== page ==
LYNN NEWS ROUND-UP
JULY 22, 2020
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MIAA pushes start of fall season for MA high school sports to Sept. 14
The MIAA Board of Directors unanimously approved a recommendation put forward by the association’s COVID-19 Task Force to push back the Massachusetts high school sports fall season to September 14 on Tuesday during a virtual meeting.
Although the MIAA has set a date for when formal practices can begin, which sports can be played, if any at all, this fall will be decided by the Department of Elementary & Secondary Education, Executive Office of Environmental Affairs and Governor Charlie Baker’s office.
DESE commissioner Jeff Riley said during Tuesday’s meeting that the department plans on releasing updated guidelines in early August. The MIAA Board of Directors unanimously approved a recommendation during Tuesday’s meeting that states the association will comply with those forthcoming guidelines.
“If we can do sports, we would certainly like to do it, but only if it can be done in a safe way,” said Riley. “That may mean that we have to modify sports. I’m not really sure. We really have to make some decisions on what athletics could look like.
If Massachusetts chooses to move forward with the current youth sport guidelines released on July 6, soccer, football, and competitive cheer would be unable to compete, as they fall into the “high-risk” category, but the guidelines are subject to change.
Following the approval of the recommendation pushing back the start of the fall season, the subcommittee’s third and final recommendation was that the BOD meet again three business days after the EEA and DESE publish their guidelines for K-12 fall and youth sports to discuss the fall season and consider additional recommendations from the COVID-19 Task Force.
Thom Holdgate, who serves as co-chair on the MIAA’s COVID-19 Task Force, said that the subcommittee has heavily taken into consideration what other states in the northeast are doing with their protocols as it relates to “return to play” recommendations.
The above information was taken from an article from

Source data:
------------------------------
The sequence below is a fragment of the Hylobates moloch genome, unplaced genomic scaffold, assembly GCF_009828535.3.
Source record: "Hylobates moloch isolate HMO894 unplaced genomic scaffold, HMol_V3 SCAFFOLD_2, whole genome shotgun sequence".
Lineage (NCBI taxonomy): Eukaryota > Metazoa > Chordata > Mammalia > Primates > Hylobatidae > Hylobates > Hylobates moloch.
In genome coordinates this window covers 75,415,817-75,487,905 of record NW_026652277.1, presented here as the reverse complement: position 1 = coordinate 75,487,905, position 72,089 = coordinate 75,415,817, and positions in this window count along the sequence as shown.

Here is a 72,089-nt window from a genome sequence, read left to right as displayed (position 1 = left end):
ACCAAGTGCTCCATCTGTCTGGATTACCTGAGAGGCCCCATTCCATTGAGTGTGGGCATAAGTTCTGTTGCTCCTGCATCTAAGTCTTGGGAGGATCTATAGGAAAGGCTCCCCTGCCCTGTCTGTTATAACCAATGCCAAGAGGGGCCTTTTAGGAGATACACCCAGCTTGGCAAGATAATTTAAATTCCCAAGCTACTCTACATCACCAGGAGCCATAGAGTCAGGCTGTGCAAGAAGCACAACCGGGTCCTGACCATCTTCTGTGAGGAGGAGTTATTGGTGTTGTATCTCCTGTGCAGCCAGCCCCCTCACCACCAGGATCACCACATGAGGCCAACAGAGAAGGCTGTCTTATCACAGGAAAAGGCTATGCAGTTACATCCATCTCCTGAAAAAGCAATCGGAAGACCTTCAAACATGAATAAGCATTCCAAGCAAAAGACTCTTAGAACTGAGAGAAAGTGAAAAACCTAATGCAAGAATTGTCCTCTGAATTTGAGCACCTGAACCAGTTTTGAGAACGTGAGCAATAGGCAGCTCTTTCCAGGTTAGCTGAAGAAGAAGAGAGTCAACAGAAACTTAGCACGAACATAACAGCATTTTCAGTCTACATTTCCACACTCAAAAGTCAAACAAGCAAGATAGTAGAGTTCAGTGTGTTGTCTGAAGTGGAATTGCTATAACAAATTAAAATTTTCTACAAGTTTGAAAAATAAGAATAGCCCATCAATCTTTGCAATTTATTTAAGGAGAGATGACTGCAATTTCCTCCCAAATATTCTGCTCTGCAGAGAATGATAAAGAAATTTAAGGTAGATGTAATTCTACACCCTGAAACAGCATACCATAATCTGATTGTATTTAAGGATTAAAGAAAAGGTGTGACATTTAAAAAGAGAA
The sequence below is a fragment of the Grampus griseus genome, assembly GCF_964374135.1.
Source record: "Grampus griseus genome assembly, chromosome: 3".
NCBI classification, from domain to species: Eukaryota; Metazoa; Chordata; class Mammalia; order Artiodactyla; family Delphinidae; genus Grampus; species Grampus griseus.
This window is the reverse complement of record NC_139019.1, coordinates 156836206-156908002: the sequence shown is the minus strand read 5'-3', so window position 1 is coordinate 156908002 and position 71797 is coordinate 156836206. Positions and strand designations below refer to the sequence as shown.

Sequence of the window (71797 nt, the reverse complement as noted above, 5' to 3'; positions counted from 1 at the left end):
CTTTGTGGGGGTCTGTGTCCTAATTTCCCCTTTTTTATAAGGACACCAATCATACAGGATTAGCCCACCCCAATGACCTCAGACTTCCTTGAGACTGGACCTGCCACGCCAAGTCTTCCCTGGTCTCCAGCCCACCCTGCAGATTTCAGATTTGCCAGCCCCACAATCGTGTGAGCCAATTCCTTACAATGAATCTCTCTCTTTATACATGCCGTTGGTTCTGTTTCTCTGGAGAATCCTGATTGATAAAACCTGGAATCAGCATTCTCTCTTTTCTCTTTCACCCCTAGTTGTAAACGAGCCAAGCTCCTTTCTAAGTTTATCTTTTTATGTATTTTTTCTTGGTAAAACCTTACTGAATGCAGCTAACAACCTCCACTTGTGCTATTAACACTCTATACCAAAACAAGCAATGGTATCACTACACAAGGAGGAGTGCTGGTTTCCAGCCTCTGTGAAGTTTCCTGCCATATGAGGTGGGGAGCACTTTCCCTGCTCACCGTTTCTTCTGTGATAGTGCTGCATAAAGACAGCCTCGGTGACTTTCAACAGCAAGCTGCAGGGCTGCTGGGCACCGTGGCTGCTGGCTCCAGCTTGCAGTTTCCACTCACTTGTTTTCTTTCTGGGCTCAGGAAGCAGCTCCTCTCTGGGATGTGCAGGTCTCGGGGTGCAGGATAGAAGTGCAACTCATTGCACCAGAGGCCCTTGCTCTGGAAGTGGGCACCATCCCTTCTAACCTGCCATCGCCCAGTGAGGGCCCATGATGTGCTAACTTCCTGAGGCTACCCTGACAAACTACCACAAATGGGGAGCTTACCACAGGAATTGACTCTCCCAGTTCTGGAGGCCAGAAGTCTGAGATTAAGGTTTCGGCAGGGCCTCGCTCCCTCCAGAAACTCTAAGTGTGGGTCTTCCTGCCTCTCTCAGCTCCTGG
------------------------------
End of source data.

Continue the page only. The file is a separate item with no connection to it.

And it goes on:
MassLive. You can read their full article by clicking here.
COVID-19 Updates & Info. in Khmer
From the Kakrona Center of Lynn: Please share among those who can benefit from this video. We recommend that you take some time to watch this with your families.
We would like to thank “United Cambodian Community (UCC)” and the Cambodian Community in Long Beach for sharing this helpful information. During these difficult times we hope to continue to come together to help out our people and community.
Updates from state government
As of Tuesday night, DPH reported a total of 107,221 cases of COVID-19. The state has now confirmed a total of 8,231 deaths from the virus.
- The House was scheduled to take up their version of a comprehensive police reform legislation (h4860) today beginning at 11am in a formal session. There are more than 200 amendments pending on the bill and debate could go into later on the week. The House’s version would limit the use of qualified immunity, creates a Commission on the Status of African Americans, and establishes a Massachusetts Police Standards and Training Commission responsible for the licensing of all law enforcement.
- A new version of a Senate-approved telehealth bill is on the move in the House. The Health Care Financing Committee on Monday polled its members on a redrafted version of the Senate’s bill and advanced it to the House clerk’s office, where the bill was pending Tuesday morning. The bill (S2769) includes language around telehealth, allowing insurers to include a deductible, copayment or co-insurance requirement for telehealth so long as the charges do not exceed those for in-person services. For behavioral health services, the bill says insurers are to ensure that the rate of payment for in-network providers of audio-only or video telehealth is “no less than the rate of payment for the same behavioral health service delivered via in-person methods.” The bill is a Health Care Financing Committee redraft of legislation the Senate passed in late June, which sought to expand access to telehealth and protect patients from surprise costs arising from seeing out-of-network providers.
- House Majority Leader Ron Mariano said the new bill’s development stemmed from conversations had during an earlier meeting of the Special Committee on Commonwealth Resilience and Recovery that he leads. The bill looks to extend other emergency orders related to the COVID-19 pandemic, touching on topics including testing and treatment for the coronavirus, out-of-network rates and temporary licenses for certain health care workers. It would also direct “enhanced” Medicaid payments to independent community hospitals.